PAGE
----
Jeffry Chastang’s Full Circle might be subtitled The Play That Almost Never Was. Round about the eighth draft of the playwright’s first drama, Chastang, who is also an actor, left the typewritten script on the bar at the Detroit Repertory Theatre after a long night of rehearsal. When he returned the next day, the script was gone. Tragedy was averted once Chastang dug the document out from under some coffee grounds at the bottom of a wastebasket. Now, as Plowshares Theatre Company presents the world premiere of Full Circle, Chastang’s long days of writing and revising before, during and after a full-time job and rehearsals – not to mention his quick-witted Dumpster diving – have begun to pay off.
An unfinished version of Full Circle was one of three winners in Plowshares’ 1998 New Voices Competition, the African-American theater company’s prestigious national competition, and the script was completed through the theater’s New Voices Play Development Program. Full Circle went on to receive second prize in the 1999 Kennedy Center Forum for New American Plays. A second play, Continued Warm, about the 1943 Detroit race riots, earned Chastang a finalist position for a coveted residency at the Eugene O’Neill Theatre Center in Connecticut, which has fostered works by such luminaries as Wendy Wasserstein, John Guare and August Wilson.
Plowshares producing artistic director Gary Anderson, who directs Full Circle, says Chastang’s deft hand with dialogue sets his drama apart from many others being produced today.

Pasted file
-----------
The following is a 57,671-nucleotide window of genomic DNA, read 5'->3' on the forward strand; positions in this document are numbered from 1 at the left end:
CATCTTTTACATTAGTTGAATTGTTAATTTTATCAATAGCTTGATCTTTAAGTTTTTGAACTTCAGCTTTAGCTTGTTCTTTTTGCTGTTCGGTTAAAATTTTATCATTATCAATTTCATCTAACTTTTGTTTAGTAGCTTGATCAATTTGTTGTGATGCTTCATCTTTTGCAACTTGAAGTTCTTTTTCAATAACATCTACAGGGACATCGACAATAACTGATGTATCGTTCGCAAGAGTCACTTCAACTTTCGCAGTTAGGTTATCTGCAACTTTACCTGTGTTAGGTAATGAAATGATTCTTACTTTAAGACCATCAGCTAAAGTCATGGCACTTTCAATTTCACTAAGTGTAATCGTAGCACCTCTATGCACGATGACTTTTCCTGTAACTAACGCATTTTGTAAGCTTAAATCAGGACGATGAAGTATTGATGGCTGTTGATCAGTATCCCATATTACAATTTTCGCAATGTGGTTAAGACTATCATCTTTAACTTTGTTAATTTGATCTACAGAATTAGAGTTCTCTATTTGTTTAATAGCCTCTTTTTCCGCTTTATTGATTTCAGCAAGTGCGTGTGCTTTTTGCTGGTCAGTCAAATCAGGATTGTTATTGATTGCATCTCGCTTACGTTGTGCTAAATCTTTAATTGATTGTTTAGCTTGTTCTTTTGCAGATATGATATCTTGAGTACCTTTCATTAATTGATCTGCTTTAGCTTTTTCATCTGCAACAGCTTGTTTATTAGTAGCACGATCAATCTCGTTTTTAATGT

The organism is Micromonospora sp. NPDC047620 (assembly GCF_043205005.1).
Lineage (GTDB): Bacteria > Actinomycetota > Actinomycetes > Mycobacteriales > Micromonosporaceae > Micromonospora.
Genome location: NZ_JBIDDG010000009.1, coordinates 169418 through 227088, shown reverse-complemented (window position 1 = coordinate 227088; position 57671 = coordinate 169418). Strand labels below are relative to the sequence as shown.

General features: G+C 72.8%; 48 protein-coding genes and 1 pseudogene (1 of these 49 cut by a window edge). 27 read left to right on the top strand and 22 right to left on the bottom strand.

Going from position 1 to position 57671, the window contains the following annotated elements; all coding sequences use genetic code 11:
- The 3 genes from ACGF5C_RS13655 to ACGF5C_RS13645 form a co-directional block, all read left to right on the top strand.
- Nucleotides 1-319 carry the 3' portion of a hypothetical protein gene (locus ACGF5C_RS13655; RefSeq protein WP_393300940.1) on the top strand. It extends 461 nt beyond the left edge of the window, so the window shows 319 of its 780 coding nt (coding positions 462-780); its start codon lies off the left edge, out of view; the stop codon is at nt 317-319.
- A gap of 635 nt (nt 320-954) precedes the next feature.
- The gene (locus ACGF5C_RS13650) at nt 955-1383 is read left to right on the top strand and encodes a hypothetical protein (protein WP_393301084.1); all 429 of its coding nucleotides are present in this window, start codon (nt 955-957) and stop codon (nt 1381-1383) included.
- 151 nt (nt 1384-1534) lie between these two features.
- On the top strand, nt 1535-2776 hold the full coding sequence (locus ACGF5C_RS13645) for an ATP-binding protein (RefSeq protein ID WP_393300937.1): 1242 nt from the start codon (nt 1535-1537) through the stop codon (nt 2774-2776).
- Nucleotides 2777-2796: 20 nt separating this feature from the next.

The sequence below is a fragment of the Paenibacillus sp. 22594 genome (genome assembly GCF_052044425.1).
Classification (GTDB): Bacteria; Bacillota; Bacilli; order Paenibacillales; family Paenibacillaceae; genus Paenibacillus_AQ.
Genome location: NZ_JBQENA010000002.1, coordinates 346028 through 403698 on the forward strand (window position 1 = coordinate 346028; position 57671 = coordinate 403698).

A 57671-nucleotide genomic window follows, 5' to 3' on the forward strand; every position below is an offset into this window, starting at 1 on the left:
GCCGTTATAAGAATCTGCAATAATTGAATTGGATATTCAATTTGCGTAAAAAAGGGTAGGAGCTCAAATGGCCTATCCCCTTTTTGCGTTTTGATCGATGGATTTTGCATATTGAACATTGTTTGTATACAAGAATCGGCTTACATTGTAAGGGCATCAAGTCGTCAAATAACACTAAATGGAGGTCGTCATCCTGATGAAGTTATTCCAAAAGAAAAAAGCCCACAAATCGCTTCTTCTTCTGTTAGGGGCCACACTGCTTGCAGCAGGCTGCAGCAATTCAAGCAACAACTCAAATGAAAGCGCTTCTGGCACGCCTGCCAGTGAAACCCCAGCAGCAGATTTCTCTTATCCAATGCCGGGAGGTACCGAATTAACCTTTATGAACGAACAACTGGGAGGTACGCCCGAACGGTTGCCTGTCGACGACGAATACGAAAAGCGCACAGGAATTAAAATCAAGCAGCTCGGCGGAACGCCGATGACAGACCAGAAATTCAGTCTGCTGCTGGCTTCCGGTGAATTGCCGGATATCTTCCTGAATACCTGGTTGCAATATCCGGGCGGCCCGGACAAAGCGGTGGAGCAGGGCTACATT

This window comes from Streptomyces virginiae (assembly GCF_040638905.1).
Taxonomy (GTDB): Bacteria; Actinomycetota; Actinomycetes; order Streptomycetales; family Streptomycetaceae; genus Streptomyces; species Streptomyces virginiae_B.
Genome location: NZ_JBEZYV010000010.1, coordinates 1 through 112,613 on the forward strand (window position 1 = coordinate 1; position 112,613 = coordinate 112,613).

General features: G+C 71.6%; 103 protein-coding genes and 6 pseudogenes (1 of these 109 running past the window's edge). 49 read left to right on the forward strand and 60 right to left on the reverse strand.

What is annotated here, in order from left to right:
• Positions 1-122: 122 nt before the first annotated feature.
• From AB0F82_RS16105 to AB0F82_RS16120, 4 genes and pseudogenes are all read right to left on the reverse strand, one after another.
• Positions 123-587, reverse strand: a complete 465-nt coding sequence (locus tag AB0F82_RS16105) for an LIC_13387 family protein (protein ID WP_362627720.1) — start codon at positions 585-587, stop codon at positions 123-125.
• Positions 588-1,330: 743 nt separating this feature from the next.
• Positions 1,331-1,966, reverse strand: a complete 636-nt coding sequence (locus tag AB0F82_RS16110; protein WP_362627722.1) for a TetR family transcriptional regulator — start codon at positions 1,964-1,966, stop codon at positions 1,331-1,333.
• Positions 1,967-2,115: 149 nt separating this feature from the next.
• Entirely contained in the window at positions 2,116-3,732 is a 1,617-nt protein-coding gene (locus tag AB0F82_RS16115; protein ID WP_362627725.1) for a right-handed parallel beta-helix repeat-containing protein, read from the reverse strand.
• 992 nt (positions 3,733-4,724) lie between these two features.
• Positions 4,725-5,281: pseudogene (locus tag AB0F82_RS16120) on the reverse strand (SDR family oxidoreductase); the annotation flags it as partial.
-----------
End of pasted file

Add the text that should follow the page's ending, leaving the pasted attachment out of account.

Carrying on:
"Jeff displays a lot of ability in regard to the creation of dialogue and the ability to create interesting characters. If you can do that, you’re halfway there," says Anderson. "The words that come out of the actors’ mouths sound like language that people actually use. The artifice isn’t there, and yet he’s still able to create great poetry."
Chastang says he discovered his playwriting talent almost by accident.
"I started writing out of frustration at not being cast after auditioning," he explains. "I decided I’d write myself a play, and it kind of grew out of that."
Now that he’s written several impressively well-developed characters, however, one of whom appears to be at least slightly autobiographical, he’s opted to remain in the wings. The caliber of the actors who perform in the Plowshares production – well-known Detroit names such as Council Cargle, Herman McCain and Jennifer Jones – are further testimony to the play’s strength. Chastang performed with Cargle, McCain and Jones in the 1998 production of August Wilson’s Fences at Detroit Repertory Theatre, and the reunion of this group for Chastang’s work is altogether appropriate.
Wilson’s influence pervades Full Circle both stylistically – from the strong ensemble cast, to the seamless dialogue, to the careful balance between humor and gravity – and thematically. As with Wilson, inner turmoil, familial and generational conflict, and the complexities of day-to-day life, particularly (but not exclusively) as they are experienced by working-class African-Americans, all feature prominently in the play.
"He’s one of my favorite playwrights," Chastang says of Wilson. He cites O’Neill, Walter Mosley and OyamO as additional influences, and says his interest in theater was initially sparked by reading Amiri Baraka.
Anderson finds it laudable that Chastang chose a traditional form for his first work.
"A lot of other young playwrights are trying to break out of structured formats just for the sake of breaking them, and unfortunately that doesn’t always equate into innovation," he says.
The next step will be to branch out. "What Jeff needs to find is his own voice and the ability to have that conveyed," he continues.
At that point, Anderson predicts, Chastang’s career will soar.
"I think the sky is the limit for him," he forecasts. "I don’t think there’s an opportunity that isn’t available to him."
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